I can still see him standing at the door, and it looked to me that he didn’t want us there, but I noticed that the Englishman went for his pistol and then the German said, “OK, they can come with us.” So he gave us a room in the castle on the far corner. It had a little kitchen, and we stayed there for quite a number of months or even a year. While mum was there, of course, he found out that she was able to milk cows and he had a big—what do you call it—barn with a bunch of cows in it so she was able to milk the cows and of course she brought us some milk and we had some to have. They were actually quite stingy. They didn’t give us that much. I remember mum one day—they were butchering geese—and the Germans didn’t eat the heads, or the gizzards, or the liver and that they were throwing onto the—oh, what do you call it—[unintelligible], manure pile. So mum seen it and she says, “Can I take it?” And that was all the feet of the geese, the gizzard and that. Well she cleaned it all up and we had a little bit of grain that she had gathered together, and she made noodles, and then we had chicken noodle soup, and it smelled so good, the owner came down and said, “Oh, what do you cook?” And mum told him, you know, and he couldn’t believe that we could eat that, you know, ‘cause Germans didn’t eat that, and back in the old country we used everything.

Helene and Erwin then explain how they found her husband.

OK, then our grandfather and grandmother were working on the same farm. They were kinda employed by this landlord, and everybody at that time was searching for somebody, and mum was told that Dad had died in the war. Mum wouldn’t believe it. She said, “No, he’s alive.” So there was a lady who came to visit and she says, “I know where your husband is. He’s in Mannheim,” and mum says, “then I’ll”—or, she had somehow written him a letter and he got a hold of it and he came down, and then they worked on the farm together for a while.

After being reunited with the family, Helene’s husband and brother were able to procure living arrangements in Godorf, near Cologne. Also around this time, Helene’s mother began communicating with relatives in Canada via the Red Cross.

Grandmother put a letter into the Red Cross. She knew that she had a sister in Canada, in Alberta, but she didn’t know the town, or anything about it, you know. She just know the name, and that she was in Alberta. And it took two years and she got a letter from her sister. She was in Hanna. So they started communicating back and forth and they decided to go to Canada. So 1948, my grandmother, grandfather, aunt and uncle were gonna go to—or went to Canada. My aunt didn’t quite make it because she was pregnant at the time and you weren’t allowed to immigrate to Canada when you were pregnant. So she had to stay behind for a year, but then she immigrated after that. We of course were still in Godorf, and Dad wrote to—or my uncle wrote to Dad, you know, how good Canada is and blah, blah, blah. And Dad, one evening, around dinnertime—I can’t remember exactly when it was—but he came and said, “We’re moving to Canada,” and I said, “Where the heck is Canada?!” [Laughing]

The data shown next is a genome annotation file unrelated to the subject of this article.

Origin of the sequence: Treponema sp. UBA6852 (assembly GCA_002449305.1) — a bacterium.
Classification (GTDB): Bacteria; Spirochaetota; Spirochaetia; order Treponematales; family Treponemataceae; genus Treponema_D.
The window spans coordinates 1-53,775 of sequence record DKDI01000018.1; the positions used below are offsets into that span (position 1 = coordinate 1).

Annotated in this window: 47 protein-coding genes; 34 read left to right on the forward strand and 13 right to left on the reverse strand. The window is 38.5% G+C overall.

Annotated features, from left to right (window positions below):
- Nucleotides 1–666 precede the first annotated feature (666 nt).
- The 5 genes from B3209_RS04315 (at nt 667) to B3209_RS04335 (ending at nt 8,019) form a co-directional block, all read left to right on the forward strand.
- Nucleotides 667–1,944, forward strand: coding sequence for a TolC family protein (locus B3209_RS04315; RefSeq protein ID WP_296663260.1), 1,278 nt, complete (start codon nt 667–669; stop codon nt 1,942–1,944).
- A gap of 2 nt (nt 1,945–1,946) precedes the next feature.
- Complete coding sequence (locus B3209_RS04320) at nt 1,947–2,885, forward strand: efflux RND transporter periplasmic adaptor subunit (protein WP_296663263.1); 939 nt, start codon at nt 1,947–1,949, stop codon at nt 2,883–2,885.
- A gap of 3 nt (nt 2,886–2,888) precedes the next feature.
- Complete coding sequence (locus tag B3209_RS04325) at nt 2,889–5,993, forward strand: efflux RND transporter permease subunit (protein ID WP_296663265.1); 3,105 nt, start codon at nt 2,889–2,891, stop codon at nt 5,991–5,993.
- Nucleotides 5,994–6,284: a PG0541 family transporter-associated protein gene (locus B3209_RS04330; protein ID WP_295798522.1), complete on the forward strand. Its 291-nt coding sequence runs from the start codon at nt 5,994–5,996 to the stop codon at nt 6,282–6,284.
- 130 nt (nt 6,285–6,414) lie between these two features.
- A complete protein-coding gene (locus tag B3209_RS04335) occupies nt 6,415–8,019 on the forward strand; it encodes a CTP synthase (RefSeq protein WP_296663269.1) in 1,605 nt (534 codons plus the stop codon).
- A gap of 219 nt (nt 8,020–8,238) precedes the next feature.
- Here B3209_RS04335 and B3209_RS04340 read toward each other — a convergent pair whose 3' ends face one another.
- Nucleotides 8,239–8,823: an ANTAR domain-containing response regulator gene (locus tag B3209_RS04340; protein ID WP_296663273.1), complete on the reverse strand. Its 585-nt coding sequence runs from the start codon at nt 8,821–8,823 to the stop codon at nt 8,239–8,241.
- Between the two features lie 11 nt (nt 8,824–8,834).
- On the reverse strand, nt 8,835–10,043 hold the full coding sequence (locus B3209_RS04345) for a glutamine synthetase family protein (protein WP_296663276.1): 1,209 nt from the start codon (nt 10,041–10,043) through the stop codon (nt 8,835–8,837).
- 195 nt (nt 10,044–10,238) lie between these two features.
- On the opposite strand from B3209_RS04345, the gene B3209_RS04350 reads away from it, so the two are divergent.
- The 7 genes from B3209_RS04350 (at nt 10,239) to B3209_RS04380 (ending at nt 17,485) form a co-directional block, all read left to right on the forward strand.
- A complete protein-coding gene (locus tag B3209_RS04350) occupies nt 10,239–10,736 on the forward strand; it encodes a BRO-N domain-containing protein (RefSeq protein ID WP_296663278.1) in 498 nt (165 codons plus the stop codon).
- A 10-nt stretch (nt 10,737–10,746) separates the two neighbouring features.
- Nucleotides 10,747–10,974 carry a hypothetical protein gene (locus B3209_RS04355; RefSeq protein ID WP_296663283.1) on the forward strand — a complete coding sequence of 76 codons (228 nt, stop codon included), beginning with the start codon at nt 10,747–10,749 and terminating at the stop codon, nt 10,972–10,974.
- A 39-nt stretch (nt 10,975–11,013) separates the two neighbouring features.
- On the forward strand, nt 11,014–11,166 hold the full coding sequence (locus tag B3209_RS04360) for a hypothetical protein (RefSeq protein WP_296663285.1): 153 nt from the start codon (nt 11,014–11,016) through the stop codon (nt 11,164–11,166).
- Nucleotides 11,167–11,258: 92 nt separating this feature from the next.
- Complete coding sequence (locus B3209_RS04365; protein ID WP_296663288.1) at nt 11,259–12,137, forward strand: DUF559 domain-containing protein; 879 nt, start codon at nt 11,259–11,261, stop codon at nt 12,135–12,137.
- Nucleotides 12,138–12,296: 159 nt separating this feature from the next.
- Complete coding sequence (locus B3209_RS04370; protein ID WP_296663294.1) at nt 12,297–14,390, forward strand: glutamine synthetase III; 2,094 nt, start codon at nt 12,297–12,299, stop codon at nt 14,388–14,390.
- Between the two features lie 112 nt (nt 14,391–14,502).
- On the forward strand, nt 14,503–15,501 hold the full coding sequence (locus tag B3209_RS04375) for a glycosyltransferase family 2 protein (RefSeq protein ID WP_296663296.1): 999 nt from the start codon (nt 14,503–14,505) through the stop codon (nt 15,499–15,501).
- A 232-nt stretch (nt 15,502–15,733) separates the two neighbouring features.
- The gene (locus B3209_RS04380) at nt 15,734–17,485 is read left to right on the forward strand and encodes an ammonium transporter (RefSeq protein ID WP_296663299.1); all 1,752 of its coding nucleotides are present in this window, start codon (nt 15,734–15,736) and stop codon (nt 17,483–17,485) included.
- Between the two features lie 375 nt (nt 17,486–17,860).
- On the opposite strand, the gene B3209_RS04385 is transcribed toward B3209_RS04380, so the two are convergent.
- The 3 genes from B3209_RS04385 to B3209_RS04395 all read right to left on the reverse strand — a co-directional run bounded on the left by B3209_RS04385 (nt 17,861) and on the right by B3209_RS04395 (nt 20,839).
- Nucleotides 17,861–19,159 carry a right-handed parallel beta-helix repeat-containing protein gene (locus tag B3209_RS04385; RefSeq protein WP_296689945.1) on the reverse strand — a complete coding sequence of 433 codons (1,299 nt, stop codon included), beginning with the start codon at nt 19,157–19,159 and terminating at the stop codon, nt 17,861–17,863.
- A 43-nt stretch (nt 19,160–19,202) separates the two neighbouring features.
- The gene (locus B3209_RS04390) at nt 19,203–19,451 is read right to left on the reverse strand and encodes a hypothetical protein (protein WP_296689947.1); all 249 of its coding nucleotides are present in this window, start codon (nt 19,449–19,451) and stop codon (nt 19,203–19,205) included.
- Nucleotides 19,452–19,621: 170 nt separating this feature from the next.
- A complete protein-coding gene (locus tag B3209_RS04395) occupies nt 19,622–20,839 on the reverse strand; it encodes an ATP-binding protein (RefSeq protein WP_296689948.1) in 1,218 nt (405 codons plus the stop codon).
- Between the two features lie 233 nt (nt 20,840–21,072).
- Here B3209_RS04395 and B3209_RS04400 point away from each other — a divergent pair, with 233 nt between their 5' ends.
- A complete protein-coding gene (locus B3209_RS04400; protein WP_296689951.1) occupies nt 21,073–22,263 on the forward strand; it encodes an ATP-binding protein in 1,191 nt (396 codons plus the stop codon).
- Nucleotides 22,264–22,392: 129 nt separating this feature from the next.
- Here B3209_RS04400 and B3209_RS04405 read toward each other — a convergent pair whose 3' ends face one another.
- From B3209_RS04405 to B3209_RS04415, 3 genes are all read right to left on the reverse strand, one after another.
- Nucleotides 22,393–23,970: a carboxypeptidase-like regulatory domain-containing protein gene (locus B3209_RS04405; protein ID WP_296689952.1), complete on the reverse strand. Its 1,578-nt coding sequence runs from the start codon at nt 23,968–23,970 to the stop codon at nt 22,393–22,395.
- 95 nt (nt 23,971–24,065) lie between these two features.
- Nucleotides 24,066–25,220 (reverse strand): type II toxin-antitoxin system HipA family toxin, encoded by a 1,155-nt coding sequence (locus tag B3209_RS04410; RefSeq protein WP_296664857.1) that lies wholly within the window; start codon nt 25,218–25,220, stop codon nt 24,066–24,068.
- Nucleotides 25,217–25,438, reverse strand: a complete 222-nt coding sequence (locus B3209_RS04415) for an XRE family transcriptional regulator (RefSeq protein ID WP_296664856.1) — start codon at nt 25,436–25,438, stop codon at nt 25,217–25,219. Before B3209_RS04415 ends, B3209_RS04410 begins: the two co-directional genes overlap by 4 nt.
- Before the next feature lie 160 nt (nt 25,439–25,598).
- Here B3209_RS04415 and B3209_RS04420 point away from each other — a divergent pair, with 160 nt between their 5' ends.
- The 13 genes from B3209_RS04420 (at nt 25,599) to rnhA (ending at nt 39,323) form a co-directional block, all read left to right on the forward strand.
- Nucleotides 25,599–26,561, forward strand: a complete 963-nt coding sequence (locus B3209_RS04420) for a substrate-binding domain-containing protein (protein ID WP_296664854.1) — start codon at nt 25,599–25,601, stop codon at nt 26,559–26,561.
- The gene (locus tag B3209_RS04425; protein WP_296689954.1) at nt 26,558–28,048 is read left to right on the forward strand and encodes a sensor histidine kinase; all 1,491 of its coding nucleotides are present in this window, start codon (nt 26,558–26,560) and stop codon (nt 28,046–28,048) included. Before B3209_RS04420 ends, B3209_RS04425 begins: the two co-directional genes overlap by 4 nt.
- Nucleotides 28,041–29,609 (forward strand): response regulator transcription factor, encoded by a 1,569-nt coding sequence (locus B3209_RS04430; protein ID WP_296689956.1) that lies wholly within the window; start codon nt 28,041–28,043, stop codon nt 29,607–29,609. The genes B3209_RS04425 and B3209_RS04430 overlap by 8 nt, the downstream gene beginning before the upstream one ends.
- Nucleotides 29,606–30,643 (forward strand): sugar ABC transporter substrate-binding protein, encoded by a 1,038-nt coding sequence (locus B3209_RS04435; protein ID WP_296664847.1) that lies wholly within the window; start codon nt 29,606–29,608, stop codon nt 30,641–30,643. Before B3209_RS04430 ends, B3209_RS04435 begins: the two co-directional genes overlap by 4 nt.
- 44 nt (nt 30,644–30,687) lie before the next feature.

I didn’t know where it was. I knew it was in America, you know. We didn’t know Canada existed, because in Germany, everybody talked about America. So then I did a lot of reading, and I got an atlas and I looked it up and I said, “Oh, that’s where the cowboys and Indians are,” because I read a lot of Karl May’s books, which used to be a famous writer.

OK, my dad got a letter from my uncle in Canada, and then we decided to go to Canada, so we made the application and we were accepted. My uncle paid for all the cost that was involved to bring us over. We left Canada on the first of June 1953, the day that the Queen was inaugurated. We were on the ship, I believe—I can’t remember for sure—eight or ni—eight or ten days. We ended up in Quebec. We got transferred. We went through customs … I can’t remember exactly what all transpired in there. Anyway, we got onto the train. We were four days in the train. We ended up at Calgary at 2:00 p.m. in the afternoon and were greeted by my uncle and aunt. That’s how we got to Canada.

Helene and Erwin go on to describe their feelings upon arriving in Canada.

Well, it was scary—it was exciting. We didn’t realize how big the country was. I remember Dad standing on the window, when we got to Winnipeg, and he says, “We got to come to the place where the world comes to an end,” you know, because we didn’t realize how big the country was. We were scared and excited at the same time, you know. It’s hard to put that into a real feeling, you know. It’s—we were glad that we had a place where it seemed to be peaceful and quiet. In Germany, we were not liked. We were the Low Germans, and we were called the Flüchtlingsdeutsche [the refugee Germans], you know. I got more spanking in school because I was a foreigner, a foreigner in Germany. You know, the teachers didn’t like us, and the people in general was the same thing. And of course, when we came to Canada, it was a little bit different, although there was some people that called us Nazis or DPs, but, you know that— … And, we were homesick, I mean, Mum and I, I remember, we cried quite a bit, and said if there was a road going back we’d go back. You know, it hurt, because I didn’t have—or we didn’t have any friends. The only thing was relatives, and we couldn’t really speak with them because they spoke English, very broken German, so it was hard to communicate, so it was very difficult. Mum never did learn the language. She never had the opportunity because she always stayed at home. She did clean houses for some Jewish people but then they speak German too, so she didn’t have a chance to learn the language. Myself, I wanted to learn it really bad, and really fast. I said, “If I’m gonna be here, I wanna learn.” So what I did—I started working right away. I wanted to go back to school but mum and dad said, “No, we need the money. You gotta go to work.”

Finally, on behalf of his mother Helene, Erwin reflects on his experiences and identity as a German-Canadian.

I take great pride in my German. I am fluent in the language. I read a lot of German book. My music, I must say, is practically all German. I can’t stand the—I’m sorry [laughing]—your young jitterbug music. I just can’t hack that. I still do a lot of German food. My mum taught me a lot of the foods, so I do a lot of the different dishes that she used to make—or I try to make them. She says I do them better than what she done, which is not true. But, no I—but I would not trade this country for any other country. I’m Canadian. I’ll fight for Canada.